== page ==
July 31, 2014
First-Ever Precise Mass Measurements Reveal Smaller-Than-Expected Milky Way
redOrbit Staff & Wire Reports - Your Universe Online
For the first time, astronomers have been able to precisely measure the mass of the Milky Way, and have discovered that our solar system's home is actually smaller than previously believed.As reported this month in the journal Monthly Notices of the Royal Astronomical Society, researchers from the University of Edinburgh, the University of British Colombia, Carnegie Mellon University and NRC Herzberg Institute of Astrophysics found that the Milky Way is approximately half the weight of the neighboring galaxy Andromeda.
Andromeda and the Milky Way are the two largest members of a group of galaxies known by scientists as the Local Group, and they have similar structures. So why is Andromeda so much more massive? The authors attribute the extra weight to the presence of dark matter, an invisible and mysterious substance found in many outer galaxies.
“They estimate that Andromeda contains twice as much dark matter as the Milky Way, causing it to be twice as heavy,” the University of Edinburgh explained in a statement Wednesday. “Although both galaxies appear to be of similar dimensions, until now scientists had been unable to prove which is larger. Previous studies were only able to measure the mass enclosed within both galaxies’ inner regions.”
The researchers believe their work could shed new light about how the outer regions of galaxies are structured. In their study, they were able to determine the mass of invisible matter found in the outer regions of both galaxies, thus revealing their total weights. In total, 90 percent of each galaxy’s matter is invisible, they added.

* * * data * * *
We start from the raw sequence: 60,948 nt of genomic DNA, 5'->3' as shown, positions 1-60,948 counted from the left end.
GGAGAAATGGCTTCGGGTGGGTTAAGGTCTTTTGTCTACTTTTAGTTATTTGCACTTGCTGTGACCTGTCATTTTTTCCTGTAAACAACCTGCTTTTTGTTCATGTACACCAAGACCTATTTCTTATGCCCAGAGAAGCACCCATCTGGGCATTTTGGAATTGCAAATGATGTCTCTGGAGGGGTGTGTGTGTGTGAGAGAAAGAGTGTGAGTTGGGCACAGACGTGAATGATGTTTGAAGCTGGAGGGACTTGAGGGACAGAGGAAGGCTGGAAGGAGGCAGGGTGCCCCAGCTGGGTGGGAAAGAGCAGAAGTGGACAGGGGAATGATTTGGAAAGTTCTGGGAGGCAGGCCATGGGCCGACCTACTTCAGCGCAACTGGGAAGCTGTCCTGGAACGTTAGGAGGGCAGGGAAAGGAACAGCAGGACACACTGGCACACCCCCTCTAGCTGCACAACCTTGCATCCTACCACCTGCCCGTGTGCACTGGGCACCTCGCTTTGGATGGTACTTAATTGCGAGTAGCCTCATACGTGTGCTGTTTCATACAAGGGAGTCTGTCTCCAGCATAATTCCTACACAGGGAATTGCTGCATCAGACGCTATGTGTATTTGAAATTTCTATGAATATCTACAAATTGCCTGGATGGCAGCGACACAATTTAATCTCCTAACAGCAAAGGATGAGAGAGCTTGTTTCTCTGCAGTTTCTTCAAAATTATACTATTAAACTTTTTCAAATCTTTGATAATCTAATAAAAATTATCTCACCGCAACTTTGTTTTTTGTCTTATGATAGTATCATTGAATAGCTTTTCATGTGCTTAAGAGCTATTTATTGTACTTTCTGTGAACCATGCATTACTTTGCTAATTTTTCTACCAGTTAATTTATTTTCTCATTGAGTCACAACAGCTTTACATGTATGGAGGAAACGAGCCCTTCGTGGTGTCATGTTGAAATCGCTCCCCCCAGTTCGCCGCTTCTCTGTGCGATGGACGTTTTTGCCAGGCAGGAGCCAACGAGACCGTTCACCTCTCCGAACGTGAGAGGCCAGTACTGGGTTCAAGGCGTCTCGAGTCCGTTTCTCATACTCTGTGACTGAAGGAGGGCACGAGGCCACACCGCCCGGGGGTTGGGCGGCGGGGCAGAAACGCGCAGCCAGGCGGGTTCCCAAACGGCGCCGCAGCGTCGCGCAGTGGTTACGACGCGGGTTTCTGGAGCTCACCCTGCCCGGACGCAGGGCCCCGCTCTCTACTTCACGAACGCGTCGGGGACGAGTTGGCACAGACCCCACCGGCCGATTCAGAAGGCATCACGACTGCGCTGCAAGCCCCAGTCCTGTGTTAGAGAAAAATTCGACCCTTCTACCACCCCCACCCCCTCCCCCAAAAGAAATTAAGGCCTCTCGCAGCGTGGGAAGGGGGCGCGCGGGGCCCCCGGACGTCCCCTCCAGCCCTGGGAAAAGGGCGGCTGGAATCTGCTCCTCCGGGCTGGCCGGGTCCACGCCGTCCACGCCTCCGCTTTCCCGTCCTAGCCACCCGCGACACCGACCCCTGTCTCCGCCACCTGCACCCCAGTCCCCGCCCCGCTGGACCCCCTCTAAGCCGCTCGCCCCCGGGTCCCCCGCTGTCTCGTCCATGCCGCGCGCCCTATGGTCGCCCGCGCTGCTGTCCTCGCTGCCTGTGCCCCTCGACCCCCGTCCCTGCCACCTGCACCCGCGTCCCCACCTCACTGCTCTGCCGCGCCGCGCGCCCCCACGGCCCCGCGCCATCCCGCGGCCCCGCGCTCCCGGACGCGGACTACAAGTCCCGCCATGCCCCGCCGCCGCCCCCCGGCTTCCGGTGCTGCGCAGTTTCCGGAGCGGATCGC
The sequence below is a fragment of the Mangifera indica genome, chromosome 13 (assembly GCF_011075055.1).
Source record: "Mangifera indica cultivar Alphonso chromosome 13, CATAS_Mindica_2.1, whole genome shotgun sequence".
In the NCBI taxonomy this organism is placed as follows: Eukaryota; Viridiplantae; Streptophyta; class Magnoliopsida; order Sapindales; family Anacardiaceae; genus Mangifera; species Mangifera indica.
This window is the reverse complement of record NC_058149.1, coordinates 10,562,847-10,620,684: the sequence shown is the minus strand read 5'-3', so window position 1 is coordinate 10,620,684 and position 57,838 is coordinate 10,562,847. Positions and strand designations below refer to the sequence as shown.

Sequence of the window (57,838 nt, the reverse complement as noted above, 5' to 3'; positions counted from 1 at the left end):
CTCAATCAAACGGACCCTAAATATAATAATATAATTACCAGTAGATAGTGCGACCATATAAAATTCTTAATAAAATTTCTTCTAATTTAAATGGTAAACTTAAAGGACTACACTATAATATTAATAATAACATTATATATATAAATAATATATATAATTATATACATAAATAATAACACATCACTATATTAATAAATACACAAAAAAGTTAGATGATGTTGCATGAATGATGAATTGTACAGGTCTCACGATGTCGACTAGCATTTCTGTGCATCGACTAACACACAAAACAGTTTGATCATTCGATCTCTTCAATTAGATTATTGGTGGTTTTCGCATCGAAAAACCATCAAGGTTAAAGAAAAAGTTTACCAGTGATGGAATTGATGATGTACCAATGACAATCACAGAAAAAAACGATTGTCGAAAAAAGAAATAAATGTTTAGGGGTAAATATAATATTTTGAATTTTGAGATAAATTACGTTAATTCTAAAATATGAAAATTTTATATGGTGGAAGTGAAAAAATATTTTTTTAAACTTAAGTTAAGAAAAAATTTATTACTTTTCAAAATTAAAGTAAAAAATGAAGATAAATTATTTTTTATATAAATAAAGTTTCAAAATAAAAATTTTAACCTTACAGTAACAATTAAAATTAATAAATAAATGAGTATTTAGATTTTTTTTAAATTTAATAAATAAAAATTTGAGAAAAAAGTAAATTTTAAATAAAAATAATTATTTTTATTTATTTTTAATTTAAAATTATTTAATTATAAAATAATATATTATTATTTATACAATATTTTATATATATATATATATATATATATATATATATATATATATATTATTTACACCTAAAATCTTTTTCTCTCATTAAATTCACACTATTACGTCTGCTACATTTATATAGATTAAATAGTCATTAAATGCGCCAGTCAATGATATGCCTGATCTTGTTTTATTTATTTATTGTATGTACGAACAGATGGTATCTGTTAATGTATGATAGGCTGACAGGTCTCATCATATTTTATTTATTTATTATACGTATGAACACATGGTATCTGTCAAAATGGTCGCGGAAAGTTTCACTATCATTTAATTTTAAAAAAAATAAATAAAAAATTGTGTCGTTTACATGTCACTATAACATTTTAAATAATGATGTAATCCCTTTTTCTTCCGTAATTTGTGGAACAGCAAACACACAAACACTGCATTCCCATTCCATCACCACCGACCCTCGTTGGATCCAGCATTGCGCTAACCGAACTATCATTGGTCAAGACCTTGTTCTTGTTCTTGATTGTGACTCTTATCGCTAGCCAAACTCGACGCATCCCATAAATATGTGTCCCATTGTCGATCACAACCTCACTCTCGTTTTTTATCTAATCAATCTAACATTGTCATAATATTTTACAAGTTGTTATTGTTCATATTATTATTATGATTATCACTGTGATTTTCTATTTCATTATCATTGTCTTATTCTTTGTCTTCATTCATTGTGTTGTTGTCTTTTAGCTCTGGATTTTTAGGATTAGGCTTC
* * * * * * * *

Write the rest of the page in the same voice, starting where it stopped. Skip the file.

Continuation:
“We don't know much about dark matter so this discovery means we'll get a chance to study it from within our own galaxy,” explained Yin-Zhe Ma, a postdoctoral fellow in the University of British Columbia Department of Physics and Astronomy. He and his colleagues were also able to measure the expansion of the universe within the Local Group of galaxies for the first time by observing the movement of the smaller satellite galaxies orbiting Andromeda and the Milky Way.
“Historically, estimations of the Milky Way's mass have been all over the map,” added Matthew Walker, an assistant professor of physics at Carnegie Mellon University. “By studying two massive galaxies that are close to each other and the galaxies that surround them, we can take what we know about gravity and pair that with what we know about expansion to get an accurate account of the mass contained in each galaxy.”
Galaxies located within the Local Group are bound together by their collective gravity, the study authors explained. Thus, unlike most galaxies, they are moving closer together instead of further apart. This study marks the first time that scientists were able to take both cosmic expansion and gravity-related data to complete precise calculations of both the Milky Way and Andromeda, using computer models to infer the mass and structure of both galaxies.
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